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Patents Roundup: IBM Abuse Carries On, Patent Troll Tracker on Trial, Paltalk Bites Again, and Patent Law Challenged

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Summary: IBM as part of the problem at the USPTO despite opposing business method patents; opposition to patent trolls gets radically harassed; patent abuse carries on despite and because of obvious problems with the system -- problems that get ignored

WHEN it comes to software patents, IBM is not a friend of Free software [1, 2]. When it comes to the patent system in general, IBM is part of the problem, not the solution. It may be opposing the Bilski patent, but the Bilski test which it created does not go far enough, probably by design. It has just gotten caught sending more of its wannabe 'inventions' over for the USPTO to process (the USPTO is now run by an ex-IBMer).



theodp writes "The first known use of a recorded laugh track is said to be in 1950, when the producers of the Hank McCune Show added canned laughter after the show's taping. Almost 60 years later, IBM says it deserves a patent for 'inventing' adding canned laughter to conference calls. 'A pre-selected stored sound (e.g., an interjection such as a laugh) may be generated if there is a period of silence on one of the telephone lines that exceeds a threshold,' explains Big Blue in its just-published patent application for Enlivening Conference Calls to Make Conference Calls More Interesting for Participants. Eureka!"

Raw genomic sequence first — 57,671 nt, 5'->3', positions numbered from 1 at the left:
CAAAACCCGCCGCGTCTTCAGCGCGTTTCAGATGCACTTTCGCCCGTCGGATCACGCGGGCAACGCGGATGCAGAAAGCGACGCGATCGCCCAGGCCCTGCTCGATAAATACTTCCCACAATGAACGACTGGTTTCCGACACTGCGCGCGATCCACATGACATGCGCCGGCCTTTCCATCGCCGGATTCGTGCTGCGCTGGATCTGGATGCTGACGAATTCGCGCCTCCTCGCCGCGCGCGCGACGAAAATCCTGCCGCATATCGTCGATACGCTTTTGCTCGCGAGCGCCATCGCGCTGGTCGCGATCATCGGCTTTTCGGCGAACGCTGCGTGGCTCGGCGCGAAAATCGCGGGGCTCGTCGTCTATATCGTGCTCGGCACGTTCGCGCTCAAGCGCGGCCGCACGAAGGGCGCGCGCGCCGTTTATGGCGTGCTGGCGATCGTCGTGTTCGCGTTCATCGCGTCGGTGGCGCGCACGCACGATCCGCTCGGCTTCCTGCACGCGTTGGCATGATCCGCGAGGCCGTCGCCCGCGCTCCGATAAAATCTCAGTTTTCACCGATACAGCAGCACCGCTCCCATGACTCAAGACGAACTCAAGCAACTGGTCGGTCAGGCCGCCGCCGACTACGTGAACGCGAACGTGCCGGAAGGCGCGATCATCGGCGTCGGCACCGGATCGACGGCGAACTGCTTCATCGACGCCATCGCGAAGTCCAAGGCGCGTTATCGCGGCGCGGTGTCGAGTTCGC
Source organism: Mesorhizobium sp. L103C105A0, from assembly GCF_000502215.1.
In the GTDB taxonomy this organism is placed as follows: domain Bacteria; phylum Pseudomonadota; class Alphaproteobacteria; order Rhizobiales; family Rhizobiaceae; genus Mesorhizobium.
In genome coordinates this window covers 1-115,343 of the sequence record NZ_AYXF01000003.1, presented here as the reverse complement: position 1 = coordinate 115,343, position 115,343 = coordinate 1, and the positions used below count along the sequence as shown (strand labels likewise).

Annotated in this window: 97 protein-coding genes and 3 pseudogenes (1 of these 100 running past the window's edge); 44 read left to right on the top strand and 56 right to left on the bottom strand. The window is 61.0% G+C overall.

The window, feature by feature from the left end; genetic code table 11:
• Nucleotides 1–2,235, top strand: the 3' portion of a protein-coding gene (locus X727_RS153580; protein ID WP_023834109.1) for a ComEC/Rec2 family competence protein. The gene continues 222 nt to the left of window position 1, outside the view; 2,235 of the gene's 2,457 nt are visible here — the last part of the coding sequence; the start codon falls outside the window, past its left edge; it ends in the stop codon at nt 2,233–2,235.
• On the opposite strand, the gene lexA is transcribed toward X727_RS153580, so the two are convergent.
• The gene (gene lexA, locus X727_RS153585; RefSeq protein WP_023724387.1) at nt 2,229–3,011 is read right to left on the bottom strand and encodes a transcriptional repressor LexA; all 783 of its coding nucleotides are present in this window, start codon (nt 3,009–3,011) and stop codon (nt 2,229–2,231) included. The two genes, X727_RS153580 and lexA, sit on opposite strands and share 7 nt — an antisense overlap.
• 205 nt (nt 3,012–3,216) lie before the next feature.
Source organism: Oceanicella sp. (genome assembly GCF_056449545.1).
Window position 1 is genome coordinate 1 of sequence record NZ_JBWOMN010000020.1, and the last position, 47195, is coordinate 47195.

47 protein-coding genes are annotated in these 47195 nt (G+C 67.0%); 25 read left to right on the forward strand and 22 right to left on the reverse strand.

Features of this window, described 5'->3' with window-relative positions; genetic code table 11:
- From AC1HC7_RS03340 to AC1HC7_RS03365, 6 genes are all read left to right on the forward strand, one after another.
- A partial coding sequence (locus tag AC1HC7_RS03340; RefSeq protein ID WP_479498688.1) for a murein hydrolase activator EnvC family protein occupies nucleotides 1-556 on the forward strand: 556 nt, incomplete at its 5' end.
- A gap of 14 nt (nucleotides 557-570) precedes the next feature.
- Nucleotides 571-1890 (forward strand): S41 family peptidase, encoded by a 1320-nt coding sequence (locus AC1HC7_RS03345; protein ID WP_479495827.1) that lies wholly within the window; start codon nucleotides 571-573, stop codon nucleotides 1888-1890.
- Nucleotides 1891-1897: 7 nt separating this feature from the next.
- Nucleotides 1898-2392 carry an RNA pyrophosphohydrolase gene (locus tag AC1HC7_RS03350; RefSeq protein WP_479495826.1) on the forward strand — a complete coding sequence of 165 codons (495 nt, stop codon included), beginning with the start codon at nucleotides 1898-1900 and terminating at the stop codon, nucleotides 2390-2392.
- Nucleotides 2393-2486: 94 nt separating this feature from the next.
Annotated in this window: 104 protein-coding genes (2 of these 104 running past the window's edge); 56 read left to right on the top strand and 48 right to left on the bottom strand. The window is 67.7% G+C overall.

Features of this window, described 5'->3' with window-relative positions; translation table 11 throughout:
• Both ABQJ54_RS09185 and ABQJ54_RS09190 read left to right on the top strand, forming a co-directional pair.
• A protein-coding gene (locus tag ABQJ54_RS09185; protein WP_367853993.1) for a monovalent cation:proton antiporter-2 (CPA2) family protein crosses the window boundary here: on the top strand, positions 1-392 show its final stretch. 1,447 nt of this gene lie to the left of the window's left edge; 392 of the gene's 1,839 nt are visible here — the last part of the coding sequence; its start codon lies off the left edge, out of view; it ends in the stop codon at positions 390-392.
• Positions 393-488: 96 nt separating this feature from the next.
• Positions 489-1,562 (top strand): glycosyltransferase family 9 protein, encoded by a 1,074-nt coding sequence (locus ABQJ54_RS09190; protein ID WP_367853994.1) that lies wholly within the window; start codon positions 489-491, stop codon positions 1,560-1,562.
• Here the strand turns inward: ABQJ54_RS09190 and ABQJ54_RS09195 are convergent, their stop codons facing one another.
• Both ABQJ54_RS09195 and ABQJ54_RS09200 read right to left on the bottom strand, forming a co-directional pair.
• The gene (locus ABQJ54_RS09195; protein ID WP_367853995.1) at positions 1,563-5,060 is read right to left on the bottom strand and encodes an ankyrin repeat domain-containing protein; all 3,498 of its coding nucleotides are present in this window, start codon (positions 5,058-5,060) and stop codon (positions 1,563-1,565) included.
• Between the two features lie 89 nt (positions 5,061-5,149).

More in The Register:

While tried and true, option b comes with certain drawbacks. For one, the effort could get a gentleman sued by International Business Machines one day, should the method of inserting said flatulence be mechanical.

You see, the folks at TechDirt have uncovered a rather compelling patent application from Big Blue that claims invention of delivering canned sounds over the telephone.


IBM, unlike patent trolls such as Acacia, is not attacking Free software, but it lays the foundations for patent trolls to exist, as an unfortunate side-effect, a symptom.

The Patent Troll Tracker, Rick Frenkel, called the Eastern District of Texas "Banana Republic" and he now gets grief for simply saying the truth. Obviously, the masters of that "Banana Republic" wanted to gag him using a frivolous lawsuit [1, 2, 3, 4, 5, 6] that takes away his freedom of speech and harms his career.